Naya stopped, waiting for old Grek to sense her absence. When he did not, she smiled. She had made a careful game of her sudden need to be alone. No one had missed her. On and on walked old Grek, proudly assuming the role of woman watcher, aggressively stabbing the wind with his bone-shafted, stone-tipped spears. Loudly and respectfully he appealed to the lions, bears, leaping cats, and wolves. The wind carried his deep voice to Naya; she could hear it clearly.

"The women and children of Torka come, yes!" he cried. "Grek leads them now to the lake, yes! The women and children will drink! The women and children will bathe! Look not with hungry eyes as they pass, for Mother Below has made the lake for all creatures who live upon her skin. Let us come safely through the country of the flesh-eaters."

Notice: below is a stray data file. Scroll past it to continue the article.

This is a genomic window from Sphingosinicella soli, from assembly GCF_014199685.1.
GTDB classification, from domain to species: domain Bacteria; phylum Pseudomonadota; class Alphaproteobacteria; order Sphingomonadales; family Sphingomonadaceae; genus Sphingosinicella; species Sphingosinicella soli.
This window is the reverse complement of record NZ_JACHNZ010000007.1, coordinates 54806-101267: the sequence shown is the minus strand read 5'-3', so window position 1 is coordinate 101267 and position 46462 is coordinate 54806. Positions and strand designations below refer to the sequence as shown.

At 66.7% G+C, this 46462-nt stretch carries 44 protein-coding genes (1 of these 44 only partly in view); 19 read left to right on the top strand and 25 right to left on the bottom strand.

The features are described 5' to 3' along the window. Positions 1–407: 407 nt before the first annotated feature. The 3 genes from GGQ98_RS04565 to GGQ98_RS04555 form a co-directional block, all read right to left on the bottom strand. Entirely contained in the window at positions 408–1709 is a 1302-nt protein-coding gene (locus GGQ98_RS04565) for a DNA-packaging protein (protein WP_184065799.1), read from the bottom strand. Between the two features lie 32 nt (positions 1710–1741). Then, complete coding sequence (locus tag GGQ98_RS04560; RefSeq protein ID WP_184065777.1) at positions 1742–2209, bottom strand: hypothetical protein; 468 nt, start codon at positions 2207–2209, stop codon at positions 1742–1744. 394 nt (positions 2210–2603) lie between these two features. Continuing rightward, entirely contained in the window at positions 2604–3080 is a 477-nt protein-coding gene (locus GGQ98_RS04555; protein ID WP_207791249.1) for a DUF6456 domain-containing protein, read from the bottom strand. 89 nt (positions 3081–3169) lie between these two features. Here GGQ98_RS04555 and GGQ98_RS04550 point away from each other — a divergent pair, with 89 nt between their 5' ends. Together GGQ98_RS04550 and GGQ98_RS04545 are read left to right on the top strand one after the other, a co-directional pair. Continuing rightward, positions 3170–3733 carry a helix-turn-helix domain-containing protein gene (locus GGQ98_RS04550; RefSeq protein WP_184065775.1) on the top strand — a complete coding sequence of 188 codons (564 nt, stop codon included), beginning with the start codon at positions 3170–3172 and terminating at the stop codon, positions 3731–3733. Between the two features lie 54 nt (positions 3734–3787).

It occurred to Naya that she should be afraid to stand alone in the country of the flesh-eaters; but the sun was so warm and the day so fair that not even fear could chill her--only pity could do that, and did. The men of the band were hunting bear in the far hills, and she wondered if her grandfather resented being with the females instead of with the other hunters, who were tracking the great three-pawed bear that had been raiding the winter storage pits of the People. Grek gave no sign of resentment. He walked arrogantly ahead of his charges in his timeworn shaggy leggings and long-haired black shirt cut from the skin of an adult bison. It took a big man to wear such a heavy tide. Grek was big, and the shirt made him seem even bigger. With his massive head bent and his broad back humped against the wind, Naya understood why the children of the band called him Bison Man.